Instructor Bio: Steve Lopes, AE, BA, MA, M Ed, was an educator for 15 years prior to 30 years of advocating for teachers as a Kansas-NEA organizer. He enjoys researching Rock 'n' Roll history and sharing it with Osher participants.

March 5-19, 2021, Zoom Facilitated Sessions (Online, WEB)
The Flint Hills of Kansas, the largest surviving expanse of tallgrass prairie anywhere in the world, have developed a distinctive folk culture, based largely on seasonal grazing of transient cattle, i.e., stockers raised elsewhere, grazed here during the summer, then sent on to packing plants in earlier years, feedlots today. We will look at changes that have occurred from the Open Range Era, through the Railroad Era, to today's Trucking Era and will examine differences that distinguish the Flint Hills from other ranching regions of the West, as well as stories of interesting people who have lived here. 

Instructor Bio: Jim Hoy, a native of the Flint Hills near Cassoday ("Cow Capital of Kansas"), is director emeritus of the Center for Great Plains Studies at Emporia State University. He is the author of Flint Hills Cowboys, and has another Flint Hills book forthcoming: "Gathering Straysin the Flint Hills: Observations, Contemplations and Reminiscences from America's Last Tallgrass Prairie".

March 24, 2021 to April 7, 2021, Zoom Facilitated Sessions (Online, WEB)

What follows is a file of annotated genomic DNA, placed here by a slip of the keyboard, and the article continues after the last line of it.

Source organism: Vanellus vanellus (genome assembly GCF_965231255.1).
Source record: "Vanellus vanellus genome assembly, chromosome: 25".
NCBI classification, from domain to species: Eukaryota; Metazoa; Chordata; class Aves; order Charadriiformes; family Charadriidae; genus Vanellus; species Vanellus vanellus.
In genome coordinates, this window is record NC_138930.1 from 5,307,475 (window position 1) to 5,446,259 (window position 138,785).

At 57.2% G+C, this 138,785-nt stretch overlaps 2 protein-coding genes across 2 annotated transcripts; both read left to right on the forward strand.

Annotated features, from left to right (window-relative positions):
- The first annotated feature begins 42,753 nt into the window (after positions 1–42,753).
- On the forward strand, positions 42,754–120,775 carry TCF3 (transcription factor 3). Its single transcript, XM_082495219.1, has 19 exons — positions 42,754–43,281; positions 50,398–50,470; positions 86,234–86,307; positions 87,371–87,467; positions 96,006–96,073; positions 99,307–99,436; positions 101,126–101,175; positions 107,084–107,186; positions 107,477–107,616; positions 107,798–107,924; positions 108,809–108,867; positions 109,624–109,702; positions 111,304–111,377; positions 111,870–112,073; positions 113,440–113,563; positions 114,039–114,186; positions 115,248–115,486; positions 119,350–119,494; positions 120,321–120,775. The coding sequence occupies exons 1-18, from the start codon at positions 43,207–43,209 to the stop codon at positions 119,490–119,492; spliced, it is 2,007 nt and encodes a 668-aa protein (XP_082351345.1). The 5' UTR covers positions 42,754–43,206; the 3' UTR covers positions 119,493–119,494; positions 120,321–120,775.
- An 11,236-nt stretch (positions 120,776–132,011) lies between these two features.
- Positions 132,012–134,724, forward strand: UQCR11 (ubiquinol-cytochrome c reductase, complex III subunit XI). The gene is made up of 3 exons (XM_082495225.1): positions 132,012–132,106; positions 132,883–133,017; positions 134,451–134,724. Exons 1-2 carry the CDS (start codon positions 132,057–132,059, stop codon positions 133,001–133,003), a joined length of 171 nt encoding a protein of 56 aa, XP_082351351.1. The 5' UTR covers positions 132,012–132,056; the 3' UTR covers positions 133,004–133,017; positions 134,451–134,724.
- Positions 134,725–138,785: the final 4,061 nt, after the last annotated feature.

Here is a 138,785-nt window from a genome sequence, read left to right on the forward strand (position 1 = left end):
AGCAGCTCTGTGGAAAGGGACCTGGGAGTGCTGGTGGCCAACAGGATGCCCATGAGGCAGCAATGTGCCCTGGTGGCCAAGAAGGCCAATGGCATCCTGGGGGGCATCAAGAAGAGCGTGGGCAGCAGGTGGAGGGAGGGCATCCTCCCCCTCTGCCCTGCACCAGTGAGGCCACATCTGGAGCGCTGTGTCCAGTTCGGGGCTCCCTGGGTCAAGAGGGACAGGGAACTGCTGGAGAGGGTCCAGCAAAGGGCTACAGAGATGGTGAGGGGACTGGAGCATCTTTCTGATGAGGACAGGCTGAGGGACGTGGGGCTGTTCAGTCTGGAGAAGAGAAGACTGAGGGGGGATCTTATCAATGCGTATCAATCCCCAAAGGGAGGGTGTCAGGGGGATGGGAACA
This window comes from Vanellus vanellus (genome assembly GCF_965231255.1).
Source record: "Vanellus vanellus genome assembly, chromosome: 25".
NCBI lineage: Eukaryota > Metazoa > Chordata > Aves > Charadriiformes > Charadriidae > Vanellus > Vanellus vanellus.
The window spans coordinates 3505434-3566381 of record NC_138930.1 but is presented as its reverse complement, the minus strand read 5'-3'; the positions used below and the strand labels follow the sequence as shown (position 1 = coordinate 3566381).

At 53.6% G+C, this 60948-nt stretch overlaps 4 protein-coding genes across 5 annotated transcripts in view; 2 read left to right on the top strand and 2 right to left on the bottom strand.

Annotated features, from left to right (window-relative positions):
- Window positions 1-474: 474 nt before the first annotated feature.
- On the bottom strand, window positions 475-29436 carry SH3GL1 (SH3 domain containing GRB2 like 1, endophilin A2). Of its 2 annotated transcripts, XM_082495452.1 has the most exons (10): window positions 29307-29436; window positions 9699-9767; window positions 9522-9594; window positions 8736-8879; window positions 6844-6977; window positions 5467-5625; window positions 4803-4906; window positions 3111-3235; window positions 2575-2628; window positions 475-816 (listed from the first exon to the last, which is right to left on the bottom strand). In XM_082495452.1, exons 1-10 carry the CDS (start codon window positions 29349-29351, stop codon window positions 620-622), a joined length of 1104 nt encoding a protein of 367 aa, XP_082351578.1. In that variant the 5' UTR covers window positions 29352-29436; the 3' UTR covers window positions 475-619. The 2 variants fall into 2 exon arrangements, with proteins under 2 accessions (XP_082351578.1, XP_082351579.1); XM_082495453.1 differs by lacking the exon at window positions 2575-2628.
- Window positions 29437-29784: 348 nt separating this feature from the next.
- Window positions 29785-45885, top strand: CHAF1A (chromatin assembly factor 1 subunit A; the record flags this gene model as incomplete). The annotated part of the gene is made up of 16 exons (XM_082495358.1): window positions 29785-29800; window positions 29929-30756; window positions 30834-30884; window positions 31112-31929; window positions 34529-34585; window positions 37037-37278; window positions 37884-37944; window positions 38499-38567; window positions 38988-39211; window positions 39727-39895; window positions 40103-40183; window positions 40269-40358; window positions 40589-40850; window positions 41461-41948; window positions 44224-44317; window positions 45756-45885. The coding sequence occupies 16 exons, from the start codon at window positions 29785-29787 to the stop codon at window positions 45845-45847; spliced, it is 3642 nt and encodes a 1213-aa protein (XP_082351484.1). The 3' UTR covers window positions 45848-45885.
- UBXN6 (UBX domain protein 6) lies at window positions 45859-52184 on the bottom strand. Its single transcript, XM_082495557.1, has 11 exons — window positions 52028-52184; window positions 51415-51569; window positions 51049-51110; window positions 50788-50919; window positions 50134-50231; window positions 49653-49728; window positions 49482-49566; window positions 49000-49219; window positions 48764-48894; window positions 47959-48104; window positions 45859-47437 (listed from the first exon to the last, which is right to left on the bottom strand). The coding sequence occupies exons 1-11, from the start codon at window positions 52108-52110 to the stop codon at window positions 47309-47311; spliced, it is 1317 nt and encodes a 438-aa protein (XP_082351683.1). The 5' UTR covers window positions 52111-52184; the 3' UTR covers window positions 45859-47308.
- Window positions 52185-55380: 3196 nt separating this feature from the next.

This course will delve into the history and literary themes of the Western novel. We will begin with Owen Wister's The Virginian (1902), which founded the genre. Continuing with Zane Grey, especially his Riders of the Purple Sage (1912), we will discuss how his books shaped the standard formula that the majority of later works would follow. The course will also examine Jack Schaefer's Shane (1949) before reviewing the works of Louis L'Amour, who combined his personal experiences with historical research and a deep appreciation for the land. Additionally, a variety of less significant authors working from the 1960s to the present will be examined. 

Instructor Bio: Darren Ivey is a museum assistant at the Riley County Historical Museum and the author of three books, the last two published by the University of North Texas Press. A former firefighter, he holds a history degree from Kansas State University and is currently pursuing a Master of Library Science degree at Emporia State University.

March 23, 2021 to April 6, 2021, Zoom Facilitated Sessions (Online, WEB)
This course will explore the historical development of the U.S.- Mexico border from the perspective of both Mexico and the United States. Together, we will explore how the border evolved and hardened through the creation of the Border Patrol, the Mexican Revolution and the effects of Prohibition. We'll review personal accounts, photographs and songs of "borderlanders," along with government officials providing crucial context to today's current debates. Finally, we will examine how to negotiate the border in the age of nationalism.  

Instructor Bio: Aaron Margolis received his doctorate in history from the University of Texas at El Paso where he concentrated on Latin American and Borderlands History. He is currently an associate professor of history at Kansas City Kansas Community College.